Look for the helpers

Published 9:50 am Sunday, January 27, 2019

One blistery winter day, I was leaving a professional building after a meeting and happened to hear soft crying coming from shrubbery lining the busy highway.

When I looked closer I saw a small girl trembling under the bushes.

I noticed the little girl didn’t have her coat zipped. She had no gloves or hat and her nose was running.

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When I asked her what was wrong, she told me she had just gotten off the school bus but there was no grown up there to pick her up.

The momma bear in me wanted to explode at the thought that a child had been left in such a dangerous spot with no protection. I wanted to wrap my arms around her and whisk her to safety. But I had to be calm.

It was obvious she was terrified and being found out in her hiding spot did not help. So, from a distance, I told her I would like to be her helper. I told her if she would allow me I would take her into the warm building I had just left and call other helpers to find her mother.

My heart felt sick as I saw the realization in her eyes that she was going to have make a decision: would she remain in the safety of her hideout or would she trust me, a stranger?

Would I really be a helper or would I overpower her and cause her more pain and fear?
At that, I told her she did not have to approach me, but I would call for help from my phone.

With her watching my every move, I dialed the school transportation department and reported the situation.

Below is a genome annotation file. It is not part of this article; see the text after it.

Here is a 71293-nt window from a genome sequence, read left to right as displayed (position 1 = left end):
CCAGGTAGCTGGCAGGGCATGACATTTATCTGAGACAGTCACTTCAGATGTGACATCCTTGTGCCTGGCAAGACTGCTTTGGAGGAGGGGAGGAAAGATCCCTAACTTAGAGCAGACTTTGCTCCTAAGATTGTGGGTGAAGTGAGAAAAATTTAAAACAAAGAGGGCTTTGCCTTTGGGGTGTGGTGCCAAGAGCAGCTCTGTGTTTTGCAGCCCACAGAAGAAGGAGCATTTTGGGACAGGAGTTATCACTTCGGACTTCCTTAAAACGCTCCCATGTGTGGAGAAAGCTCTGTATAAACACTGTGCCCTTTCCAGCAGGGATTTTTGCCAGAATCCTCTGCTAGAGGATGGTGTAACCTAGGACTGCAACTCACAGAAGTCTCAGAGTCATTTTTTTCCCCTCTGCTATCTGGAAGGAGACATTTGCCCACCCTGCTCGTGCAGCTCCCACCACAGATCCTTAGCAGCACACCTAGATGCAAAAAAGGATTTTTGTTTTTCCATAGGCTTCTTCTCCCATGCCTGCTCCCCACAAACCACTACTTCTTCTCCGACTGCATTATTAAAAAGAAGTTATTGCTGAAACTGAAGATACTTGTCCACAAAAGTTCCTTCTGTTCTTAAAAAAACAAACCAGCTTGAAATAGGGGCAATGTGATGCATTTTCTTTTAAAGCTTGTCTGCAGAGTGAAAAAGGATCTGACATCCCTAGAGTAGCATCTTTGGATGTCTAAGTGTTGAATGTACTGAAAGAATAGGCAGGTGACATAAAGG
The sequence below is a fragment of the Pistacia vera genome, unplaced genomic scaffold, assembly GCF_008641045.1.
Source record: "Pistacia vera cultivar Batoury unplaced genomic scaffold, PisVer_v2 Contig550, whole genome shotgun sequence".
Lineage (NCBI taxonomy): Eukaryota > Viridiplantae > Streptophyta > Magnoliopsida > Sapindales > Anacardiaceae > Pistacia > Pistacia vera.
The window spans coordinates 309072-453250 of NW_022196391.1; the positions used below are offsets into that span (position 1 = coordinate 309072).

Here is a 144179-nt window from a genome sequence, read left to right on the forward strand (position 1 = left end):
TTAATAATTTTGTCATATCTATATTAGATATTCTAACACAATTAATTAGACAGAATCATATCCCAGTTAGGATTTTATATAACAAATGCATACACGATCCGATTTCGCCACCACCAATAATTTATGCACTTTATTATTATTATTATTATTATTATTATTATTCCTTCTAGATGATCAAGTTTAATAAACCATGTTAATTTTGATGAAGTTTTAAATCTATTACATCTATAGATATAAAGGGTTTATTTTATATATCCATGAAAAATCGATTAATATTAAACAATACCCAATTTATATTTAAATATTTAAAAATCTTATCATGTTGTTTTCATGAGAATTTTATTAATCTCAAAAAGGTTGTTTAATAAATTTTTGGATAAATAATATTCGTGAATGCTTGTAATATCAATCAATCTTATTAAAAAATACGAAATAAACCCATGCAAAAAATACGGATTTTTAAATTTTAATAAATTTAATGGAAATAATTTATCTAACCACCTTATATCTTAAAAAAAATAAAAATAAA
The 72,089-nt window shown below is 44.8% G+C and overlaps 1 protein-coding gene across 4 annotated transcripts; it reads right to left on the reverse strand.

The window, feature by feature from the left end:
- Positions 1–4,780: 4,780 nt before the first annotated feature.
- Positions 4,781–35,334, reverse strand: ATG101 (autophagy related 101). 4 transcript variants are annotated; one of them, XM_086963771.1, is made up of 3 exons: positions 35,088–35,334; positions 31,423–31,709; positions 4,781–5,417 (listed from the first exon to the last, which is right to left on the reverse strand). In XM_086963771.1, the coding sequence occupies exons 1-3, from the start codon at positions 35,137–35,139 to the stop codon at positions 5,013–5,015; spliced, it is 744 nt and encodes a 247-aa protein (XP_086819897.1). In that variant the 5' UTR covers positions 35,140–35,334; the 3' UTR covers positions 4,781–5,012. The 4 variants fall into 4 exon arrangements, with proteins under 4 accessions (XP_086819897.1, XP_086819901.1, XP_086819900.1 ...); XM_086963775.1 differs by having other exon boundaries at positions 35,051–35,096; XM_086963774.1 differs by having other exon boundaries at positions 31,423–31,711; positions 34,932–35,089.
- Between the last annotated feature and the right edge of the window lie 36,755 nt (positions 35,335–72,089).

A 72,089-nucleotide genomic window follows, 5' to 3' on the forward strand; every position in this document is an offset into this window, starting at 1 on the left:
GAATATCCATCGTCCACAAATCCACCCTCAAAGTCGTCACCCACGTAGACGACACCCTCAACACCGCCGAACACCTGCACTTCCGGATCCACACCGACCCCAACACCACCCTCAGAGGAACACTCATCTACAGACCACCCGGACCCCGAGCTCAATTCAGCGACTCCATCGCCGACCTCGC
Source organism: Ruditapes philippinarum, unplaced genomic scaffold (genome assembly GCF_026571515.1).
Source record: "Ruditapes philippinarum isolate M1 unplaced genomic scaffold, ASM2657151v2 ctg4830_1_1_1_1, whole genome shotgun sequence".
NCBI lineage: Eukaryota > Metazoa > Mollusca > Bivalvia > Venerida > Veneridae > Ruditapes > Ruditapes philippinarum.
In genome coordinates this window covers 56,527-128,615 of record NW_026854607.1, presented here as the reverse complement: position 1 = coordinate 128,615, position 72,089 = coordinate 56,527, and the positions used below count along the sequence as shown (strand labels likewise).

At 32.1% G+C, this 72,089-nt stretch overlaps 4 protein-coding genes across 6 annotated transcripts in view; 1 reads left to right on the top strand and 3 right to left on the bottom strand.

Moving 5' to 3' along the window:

My call was transferred from one department to another until, finally, I was speaking to the director of transportation. My patience was gone by the time I told the man on the phone of the situation. I began to raise my voice and demand he tell me how something like this could  possibly happen to one so defenseless.

The director was extremely apologetic for the mistake that had been made by the bus driver and promised that he would personally drive to pick up the child and get her to her family.

As we waited, the frightened child must have decided it was worth the risk to trust me. She walked over to me hesitantly and allowed me to zip her coat. Though getting into my warm car seemed to be too much for her, she allowed me to wrap an extra coat around her shoulders.

When the transportation director finally arrived, I positioned my body between the child and him. I demanded to see his identification and had him wait while I wrote the license number of his car on my pad. When I helped the exhausted, frightened child in the back seat of his car and buckled her seat belt, she whispered as she hugged me, “I knew you were a helper.”

This time, the outcome was positive. However, it was unsettling to think of how helpless this child was. What if I hadn’t been a ‘helper?’

She had no defense against me and in a world that threatens harm for the least of these she easily could have been victimized. And yet, I was there — at the right place at the right time.

Fred Rogers once said, “When I was a boy and I would see scary things in the news, my mother would say to me, ‘Look for the helpers. You will always find people who are helping.’ If you look for the helpers, you will always know there is hope.”

Will you determine to be a helper? Will you keep alert to the situations around you and be the hope for those in need, whether it be small children, senior citizens or the stranger in harms’ way?


Nora Swango Stanger, a Lawrence County native and Appalachian outreach coordinator for Sinclair Community College, can be reached at norastanger@gmail.com.